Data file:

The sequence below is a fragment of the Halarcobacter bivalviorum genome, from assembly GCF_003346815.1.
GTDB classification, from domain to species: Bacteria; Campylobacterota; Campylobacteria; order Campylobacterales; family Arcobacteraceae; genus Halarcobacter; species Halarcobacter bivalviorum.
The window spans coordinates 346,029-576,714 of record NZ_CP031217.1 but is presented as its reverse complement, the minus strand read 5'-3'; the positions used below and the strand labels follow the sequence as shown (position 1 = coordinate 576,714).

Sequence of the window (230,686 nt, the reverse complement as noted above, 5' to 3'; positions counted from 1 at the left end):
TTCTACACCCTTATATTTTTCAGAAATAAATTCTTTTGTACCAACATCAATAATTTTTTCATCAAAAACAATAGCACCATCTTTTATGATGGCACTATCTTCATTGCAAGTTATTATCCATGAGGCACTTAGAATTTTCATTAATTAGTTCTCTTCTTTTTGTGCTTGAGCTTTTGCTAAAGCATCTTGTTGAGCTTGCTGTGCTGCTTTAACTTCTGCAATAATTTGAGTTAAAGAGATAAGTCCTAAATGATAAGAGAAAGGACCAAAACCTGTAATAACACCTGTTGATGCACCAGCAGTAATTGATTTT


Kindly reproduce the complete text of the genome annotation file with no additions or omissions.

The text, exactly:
The sequence below is a fragment of the Halarcobacter bivalviorum genome, from assembly GCF_003346815.1.
GTDB classification, from domain to species: Bacteria; Campylobacterota; Campylobacteria; order Campylobacterales; family Arcobacteraceae; genus Halarcobacter; species Halarcobacter bivalviorum.
The window spans coordinates 346,029-576,714 of record NZ_CP031217.1 but is presented as its reverse complement, the minus strand read 5'-3'; the positions used below and the strand labels follow the sequence as shown (position 1 = coordinate 576,714).

Sequence of the window (230,686 nt, the reverse complement as noted above, 5' to 3'; positions counted from 1 at the left end):
TTCTACACCCTTATATTTTTCAGAAATAAATTCTTTTGTACCAACATCAATAATTTTTTCATCAAAAACAATAGCACCATCTTTTATGATGGCACTATCTTCATTGCAAGTTATTATCCATGAGGCACTTAGAATTTTCATTAATTAGTTCTCTTCTTTTTGTGCTTGAGCTTTTGCTAAAGCATCTTGTTGAGCTTGCTGTGCTGCTTTAACTTCTGCAATAATTTGAGTTAAAGAGATAAGTCCTAAATGATAAGAGAAAGGACCAAAACCTGTAATAACACCTGTTGATGCACCAGCAGTAATTGATTTT